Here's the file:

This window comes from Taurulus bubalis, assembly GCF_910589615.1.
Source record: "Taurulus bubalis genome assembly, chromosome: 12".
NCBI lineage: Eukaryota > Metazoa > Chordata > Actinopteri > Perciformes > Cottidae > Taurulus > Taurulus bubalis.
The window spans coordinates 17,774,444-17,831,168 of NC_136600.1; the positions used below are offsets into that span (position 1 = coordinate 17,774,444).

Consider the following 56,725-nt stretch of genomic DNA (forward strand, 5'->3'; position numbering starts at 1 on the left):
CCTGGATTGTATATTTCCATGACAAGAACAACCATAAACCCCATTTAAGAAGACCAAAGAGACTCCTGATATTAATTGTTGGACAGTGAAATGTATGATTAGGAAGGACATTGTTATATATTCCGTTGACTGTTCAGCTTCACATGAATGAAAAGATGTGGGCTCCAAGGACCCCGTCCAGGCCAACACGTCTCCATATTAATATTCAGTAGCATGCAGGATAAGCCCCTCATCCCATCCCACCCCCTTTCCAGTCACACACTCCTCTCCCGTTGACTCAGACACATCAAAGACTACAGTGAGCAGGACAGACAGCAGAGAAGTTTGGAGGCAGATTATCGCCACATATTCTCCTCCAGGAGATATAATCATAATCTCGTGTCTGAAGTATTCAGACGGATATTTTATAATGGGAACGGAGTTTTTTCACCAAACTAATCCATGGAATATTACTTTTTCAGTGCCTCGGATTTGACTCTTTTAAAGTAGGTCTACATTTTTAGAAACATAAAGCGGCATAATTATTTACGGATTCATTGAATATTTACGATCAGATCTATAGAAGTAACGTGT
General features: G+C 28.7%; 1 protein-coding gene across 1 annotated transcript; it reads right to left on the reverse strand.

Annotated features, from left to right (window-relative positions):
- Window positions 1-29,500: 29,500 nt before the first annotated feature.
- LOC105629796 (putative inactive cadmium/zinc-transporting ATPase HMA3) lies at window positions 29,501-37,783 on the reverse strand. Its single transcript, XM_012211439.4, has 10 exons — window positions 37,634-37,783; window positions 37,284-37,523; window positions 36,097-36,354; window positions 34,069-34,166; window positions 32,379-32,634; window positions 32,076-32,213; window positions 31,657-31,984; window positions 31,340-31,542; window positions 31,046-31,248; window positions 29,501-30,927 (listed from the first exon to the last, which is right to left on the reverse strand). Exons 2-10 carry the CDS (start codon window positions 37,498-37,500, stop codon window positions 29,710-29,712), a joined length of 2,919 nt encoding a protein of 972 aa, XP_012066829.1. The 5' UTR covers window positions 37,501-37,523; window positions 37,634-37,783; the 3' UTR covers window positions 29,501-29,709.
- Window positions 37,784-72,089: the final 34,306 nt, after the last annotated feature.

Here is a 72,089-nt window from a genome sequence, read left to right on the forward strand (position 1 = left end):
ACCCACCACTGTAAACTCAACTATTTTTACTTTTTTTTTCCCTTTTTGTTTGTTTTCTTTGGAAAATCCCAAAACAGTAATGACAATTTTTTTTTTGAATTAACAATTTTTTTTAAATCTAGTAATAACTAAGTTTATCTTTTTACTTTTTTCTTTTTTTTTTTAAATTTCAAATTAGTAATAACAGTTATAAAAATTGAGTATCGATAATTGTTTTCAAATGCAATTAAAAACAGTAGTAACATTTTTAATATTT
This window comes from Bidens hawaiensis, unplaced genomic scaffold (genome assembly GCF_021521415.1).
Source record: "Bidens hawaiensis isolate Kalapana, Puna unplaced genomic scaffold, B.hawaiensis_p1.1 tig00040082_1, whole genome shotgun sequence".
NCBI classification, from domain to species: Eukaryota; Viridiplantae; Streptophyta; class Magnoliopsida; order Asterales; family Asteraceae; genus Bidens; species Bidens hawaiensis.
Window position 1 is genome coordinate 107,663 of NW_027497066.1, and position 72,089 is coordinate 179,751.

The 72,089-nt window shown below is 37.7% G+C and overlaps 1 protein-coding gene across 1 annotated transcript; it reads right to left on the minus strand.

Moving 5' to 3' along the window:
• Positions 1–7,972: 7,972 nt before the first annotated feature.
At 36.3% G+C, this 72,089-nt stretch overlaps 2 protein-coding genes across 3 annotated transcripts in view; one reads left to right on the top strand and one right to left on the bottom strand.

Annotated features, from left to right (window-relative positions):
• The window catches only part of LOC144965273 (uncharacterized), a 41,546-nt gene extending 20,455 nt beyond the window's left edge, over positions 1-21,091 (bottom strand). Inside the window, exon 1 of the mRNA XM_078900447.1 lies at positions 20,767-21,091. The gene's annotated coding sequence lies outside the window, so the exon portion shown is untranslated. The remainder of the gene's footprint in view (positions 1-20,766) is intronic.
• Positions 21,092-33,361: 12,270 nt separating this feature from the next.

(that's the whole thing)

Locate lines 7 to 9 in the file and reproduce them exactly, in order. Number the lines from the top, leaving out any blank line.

General features: G+C 28.7%; 1 protein-coding gene across 1 annotated transcript; it reads right to left on the reverse strand.

Annotated features, from left to right (window-relative positions):
- Window positions 1-29,500: 29,500 nt before the first annotated feature.